Reasons for the Decision
Admissibility of the appeal
1. The appeal complies with the requirements of Articles 106 to 108 and Rule 99 EPC and is admissible.
Admittance of the main request (Article 13(1) RPBA)
2. The board decided to admit the new main request into the appeal proceedings.
Admittance of documents A14, A15, A18, A24, and A25
3. The board decided to admit documents A14, A15, A18, A24 and A25 into the proceedings (Article 12(4) RPBA 2007). The board did not decide on the admission of the other documents submitted during the appeal proceedings as they were not relevant to the decision.
Main request - claim 1
The claimed invention
4. Claim 1 is drafted as a second medical use claim pursuant to Article 54(5) EPC. The substance used is a monoclonal antibody (evolocumab) that binds to proprotein convertase subtilisin/kexin type 9 (PCSK9; see SeqID 1). The therapeutic effect is reducing or maintaining previously reduced cholesterol levels in a subpopulation of humans characterized by i) being carriers of a PCSK9 variant comprising the E670G mutation in its C-terminal domain and ii) expressing an IGHG2*01 human heavy chain constant region gene segment. Attaining the claimed therapeutic effect is a functional technical feature of the claim.
Inventive step (Article 56 EPC)
Closest prior art
5. The board, in agreement with the appellant, considers that document A14 can represent the closest prior art for the assessment of inventive step of the claimed invention.
6. Document A14 discloses the anti-PSCK9 antibodies 21B12 and AMG145 (= evolocumab). Antibody 21B12 has the identical CDRs (see Seq 49 and 23, respectively) as evolocumab, the VH and VL sequences differing only by replacement of the N-terminal Q by E. Figure 27A of document A14 depicts the 21B12 epitope "hits" as mapped onto a crystal structure of PCSK9 with the 21B12 antibody. Example 30 (and esp. paragraph ) identifies the core residues of the interaction of antibody 21B12 with PCSK9 as being S153, S188, I189, Q190, S191, D192, R194, E197, G198, R199, V200, D224, R237, D238, K243, S373, D374, S376, T377, and F379. Document A14 also addresses the use of fully human anti-PCSK9 antibodies to avoid rapid clearance of the antibodies and/or the generation of an immune response against the antibody in the patient (see e.g.  to ). Antibody AMG145 and the information on its affinity for PCSK9 at different pH values are provided in Tab 45.3 on page 70. The anti-PCSK9 antibodies disclosed are described as being useful for preventing or treating PCSK9-mediated diseases such as hypercholesterinaemia, atherosclerosis, or cardiovascular diseases (see paragraphs , . Paragraph  mentions that the disclosed antibodies ("antigen binding proteins") bind to PCSK9 variants such as variants at position 474, E620G and/or E670G..."Given the cross-reactivity data presented herein, it is believed that the present antibodies will readily bind to the above variants."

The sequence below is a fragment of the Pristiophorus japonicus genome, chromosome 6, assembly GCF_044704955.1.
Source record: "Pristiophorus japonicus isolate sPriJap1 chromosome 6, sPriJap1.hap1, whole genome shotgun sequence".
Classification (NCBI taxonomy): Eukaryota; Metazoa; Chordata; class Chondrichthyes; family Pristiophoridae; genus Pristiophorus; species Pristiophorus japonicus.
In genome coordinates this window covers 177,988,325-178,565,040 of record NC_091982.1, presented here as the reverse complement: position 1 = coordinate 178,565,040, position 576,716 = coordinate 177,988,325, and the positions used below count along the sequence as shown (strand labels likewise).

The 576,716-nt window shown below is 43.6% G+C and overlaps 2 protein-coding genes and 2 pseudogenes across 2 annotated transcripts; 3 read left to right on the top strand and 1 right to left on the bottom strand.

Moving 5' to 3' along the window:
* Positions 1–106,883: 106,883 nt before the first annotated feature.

7. The subject-matter of claim 1 differs from the above mentioned closest prior art in that, in the former the patients to be treated are restricted to those in a subgroup having:
(i) the PCSK9 E670G variant, and
(ii) the IGHG2*01 allele,
This was not disputed by the appellant.
Technical effect and objective technical problem
8. The technical effect of the first difference (i), is the treatment of patients carrying the E670G PCSK9 variant with evolocumab in order to reduce cholesterol levels or to maintain previously reduced cholesterol levels.
The effect of the second difference (ii), is that potential problems associated with a mismatch between the IGHG2 allotype and that of evolocumab are avoided.
9. The board notes that the application contains no evidence demonstrating that the distinguishing features (i) and (ii) result in an improved treatment of PCSK9 related conditions as compared to the larger patient group treated in document A14, as was alleged by the appellant. Nor has any evidence to this effect been provided by the appellant. Therefore, an improved treatment of PCSK9 related conditions cannot be taken into account by the board as a technical effect of the claimed invention or in establishing the technical problem to be solved.
10. The objective technical problem is thus the provision of an antibody therapy suitable for reducing cholesterol levels or maintaining previously reduced cholesterol levels in a new subgroup of patients and avoidance of potential problems caused by a mismatch between the IGHG2 allotype of the patient and that of evolocumab.
Feature (i) treatment of patients comprising the E670G PCSK9 variant